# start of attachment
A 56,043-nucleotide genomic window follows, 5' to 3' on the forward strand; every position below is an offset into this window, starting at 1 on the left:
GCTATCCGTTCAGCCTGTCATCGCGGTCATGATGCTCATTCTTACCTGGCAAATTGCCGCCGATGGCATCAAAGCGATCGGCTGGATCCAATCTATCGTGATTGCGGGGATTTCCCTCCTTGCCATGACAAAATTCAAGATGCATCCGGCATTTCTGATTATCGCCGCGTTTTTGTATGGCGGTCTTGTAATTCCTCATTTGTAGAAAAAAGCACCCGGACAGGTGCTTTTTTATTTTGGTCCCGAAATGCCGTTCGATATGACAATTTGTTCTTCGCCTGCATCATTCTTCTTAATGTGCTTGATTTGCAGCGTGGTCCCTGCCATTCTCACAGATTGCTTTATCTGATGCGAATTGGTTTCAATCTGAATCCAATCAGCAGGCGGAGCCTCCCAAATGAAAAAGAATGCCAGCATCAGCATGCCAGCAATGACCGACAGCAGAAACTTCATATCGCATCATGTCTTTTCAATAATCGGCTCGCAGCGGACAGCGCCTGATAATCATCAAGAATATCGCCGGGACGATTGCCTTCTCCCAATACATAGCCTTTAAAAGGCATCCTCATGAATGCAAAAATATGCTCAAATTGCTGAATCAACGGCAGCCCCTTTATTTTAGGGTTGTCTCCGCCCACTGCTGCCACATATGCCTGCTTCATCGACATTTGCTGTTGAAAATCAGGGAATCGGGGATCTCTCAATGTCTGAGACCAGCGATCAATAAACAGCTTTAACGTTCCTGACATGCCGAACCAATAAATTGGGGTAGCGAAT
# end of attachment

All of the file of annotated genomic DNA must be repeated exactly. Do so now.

A 56,043-nucleotide genomic window follows, 5' to 3' on the forward strand; every position below is an offset into this window, starting at 1 on the left:
GCTATCCGTTCAGCCTGTCATCGCGGTCATGATGCTCATTCTTACCTGGCAAATTGCCGCCGATGGCATCAAAGCGATCGGCTGGATCCAATCTATCGTGATTGCGGGGATTTCCCTCCTTGCCATGACAAAATTCAAGATGCATCCGGCATTTCTGATTATCGCCGCGTTTTTGTATGGCGGTCTTGTAATTCCTCATTTGTAGAAAAAAGCACCCGGACAGGTGCTTTTTTATTTTGGTCCCGAAATGCCGTTCGATATGACAATTTGTTCTTCGCCTGCATCATTCTTCTTAATGTGCTTGATTTGCAGCGTGGTCCCTGCCATTCTCACAGATTGCTTTATCTGATGCGAATTGGTTTCAATCTGAATCCAATCAGCAGGCGGAGCCTCCCAAATGAAAAAGAATGCCAGCATCAGCATGCCAGCAATGACCGACAGCAGAAACTTCATATCGCATCATGTCTTTTCAATAATCGGCTCGCAGCGGACAGCGCCTGATAATCATCAAGAATATCGCCGGGACGATTGCCTTCTCCCAATACATAGCCTTTAAAAGGCATCCTCATGAATGCAAAAATATGCTCAAATTGCTGAATCAACGGCAGCCCCTTTATTTTAGGGTTGTCTCCGCCCACTGCTGCCACATATGCCTGCTTCATCGACATTTGCTGTTGAAAATCAGGGAATCGGGGATCTCTCAATGTCTGAGACCAGCGATCAATAAACAGCTTTAACGTTCCTGACATGCCGAACCAATAAATTGGGGTAGCGAAT